The door slid downward and the three adventurers escaped the temple.

 

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Deck and Amy and the Long Weekend

“You know how I have a pretty tough time saying no when people request things from me?” Amy said.

Deck stopped sipping his coffee, put his paperback on the table beside his chair and looked at Amy wondering exactly what she had done.

“Good, you remember,” Amy said.  She moved to the couch to sit next to Deck.

“Well,” she continued, “we’re going to be house sitting for Mark and Cayla from work this weekend.  They’re going to Baton Rouge and think their dogs will have a tough time at a doggy daycare for three days.”

“That sounds awful,” Deck said.

“It does.  We need to think up ways to make it suck less,” Amy said.

“We could not do it,” Deck suggested.

“Too late for that,” Amy countered, “next?”

“We could pay someone else to take care of it,” Deck was already pulling out his credit card.

“What if we put it on AirBnB? We make bank and someone else is there!” Amy said, giddily clapping.

“We turn it into a haunted house outside of Halloween season. Hipsters will love it,” Deck rambled.

“We paint that snake symbol from Harry Potter on the ceiling and don’t say a word unless prompted,” Amy said.

“We take up the carpet, draw every symbol from Supernatural underneath it and put it back,” Deck said.

“Behind every framed photo or piece of art, we write a seven letter Scrabble word,” Amy rattled off.

Both lost themselves to laughter plotting and pondering how to make a house sitting weekend be less awful. The suggestions flew for another five minutes growing more and more outrageous with every word.  Finally, Amy had had enough.

“We’re going to sit in their house and order pizzas all weekend, right?” Amy asked.

“Oh, that’s a given. Could you imagine actually not doing this to the best of our ability?” Deck said, panic in his voice.

“We’d have to move,” Amy said.

 

 

 

Thanks for reading!

Dear Future Past Me

Dear Future Past Me,

In a first, I think I have found one of these letters before you! Before I ducked out of a party to write this very note, I looked over at a wall and saw a framed piece of parchment from a trip to 19th century Japan that we’re apparently going to take.  Exciting stuff ahead!  Anywho, the note was a bit weird to figure out, but I thought perhaps giving us an extra bit of warning would be prudent.

The note was written in 1883.  We found ourselves in the fabled American West for a spell before taking part in a trade expedition across the sea.  Now, you’re going to read the note eventually and learn all about the lack of bean-based foods and covered wagons, but I need us to know as soon as possible that apparently there are so, so many packs of wolves wandering about.

The note details a particularly violent encounter that seems sort of “Beast saves Beauty in the snow-covered woods” ish.  In this case, we are Beast and “Beauty” is a crate of beef jerky that winds up being our only food for a trip to California.  The wolves are still wolves though.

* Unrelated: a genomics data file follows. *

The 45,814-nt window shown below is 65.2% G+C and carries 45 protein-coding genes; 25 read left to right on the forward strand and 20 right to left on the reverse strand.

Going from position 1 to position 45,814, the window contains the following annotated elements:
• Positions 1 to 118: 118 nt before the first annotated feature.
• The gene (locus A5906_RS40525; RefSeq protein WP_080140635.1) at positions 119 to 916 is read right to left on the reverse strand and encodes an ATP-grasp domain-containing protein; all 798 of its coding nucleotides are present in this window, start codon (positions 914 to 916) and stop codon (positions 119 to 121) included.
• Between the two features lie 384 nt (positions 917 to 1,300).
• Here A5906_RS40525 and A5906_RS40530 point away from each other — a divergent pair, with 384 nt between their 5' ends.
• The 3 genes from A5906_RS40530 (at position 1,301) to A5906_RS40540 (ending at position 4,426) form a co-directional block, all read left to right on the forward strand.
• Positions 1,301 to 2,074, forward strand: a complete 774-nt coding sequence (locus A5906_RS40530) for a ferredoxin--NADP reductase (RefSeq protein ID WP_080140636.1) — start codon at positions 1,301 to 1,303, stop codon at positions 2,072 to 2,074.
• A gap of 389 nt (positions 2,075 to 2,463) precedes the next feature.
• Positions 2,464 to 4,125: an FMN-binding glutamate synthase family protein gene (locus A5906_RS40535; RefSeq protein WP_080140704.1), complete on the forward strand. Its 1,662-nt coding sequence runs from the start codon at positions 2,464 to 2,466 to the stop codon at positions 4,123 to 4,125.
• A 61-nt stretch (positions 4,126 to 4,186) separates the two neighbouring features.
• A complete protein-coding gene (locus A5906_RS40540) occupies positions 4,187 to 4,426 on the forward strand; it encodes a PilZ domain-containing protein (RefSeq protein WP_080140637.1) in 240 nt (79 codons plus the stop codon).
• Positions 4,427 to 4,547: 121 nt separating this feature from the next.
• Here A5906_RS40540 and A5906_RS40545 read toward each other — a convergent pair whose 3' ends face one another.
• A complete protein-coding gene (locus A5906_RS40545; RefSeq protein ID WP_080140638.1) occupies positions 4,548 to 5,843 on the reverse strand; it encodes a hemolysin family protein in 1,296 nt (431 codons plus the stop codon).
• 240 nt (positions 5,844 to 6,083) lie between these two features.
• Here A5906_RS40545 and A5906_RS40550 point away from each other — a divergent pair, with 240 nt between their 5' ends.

I have the memories you have, but you do not have (yet) the memories I have.  In all the memories I have accumulated, I do not recall any training to fend off wild animals during a cross-country wagon trip!  Start training, dude/me! The letter sounds like we get away with the jerky box only because a trapper shows up and starts throwing radishes at the hellhounds.

It is one wild letter.  Please though, start training.

I am heading back to my party now. It is 1923 and we’re in a Speakeasy!  The floors are gooey and everything smells bad.  That part was left out of the movies too.

Happy travels, Us.

 

 

Thanks for ready!

Jenkins Leaves a Note

“Jenkins!” Old Man Thompson shouted from behind his closed office door.

Jenkins sighed, another task was to be barked at him.  It was not that Jenkins took issue with the work or extra assignments, but the limited people skills of his boss were taking a toll.  Jenkins dutifully went into the plainly configured office, took a new task and returned to his desk.

“How do you deal with that?” Beth from accounting asked.  She was waiting for Jenkins with coffee in hand.

“Thanks for the coffee,” Jenkins said, “and I’ve found some ways to make the work bearable.”

“Like what?” Beth prompted.

“Well, for one, every report I type up if you read the first letter of every line it spells ‘Give Jenkins a Ten Thousand Dollar Raise.’  It takes some time, but I do think it is having an effect.” Jenkins explained.  He smiled ever so slightly, quite pleased with this tactic.

“That sounds like an incredible amount of effort to put into something so subliminal,” Beth was less impressed.

“I’m here on weekends and gave up weeknight bowling, but I’m pretty good with it,” Jenkins took a sip of his coffee.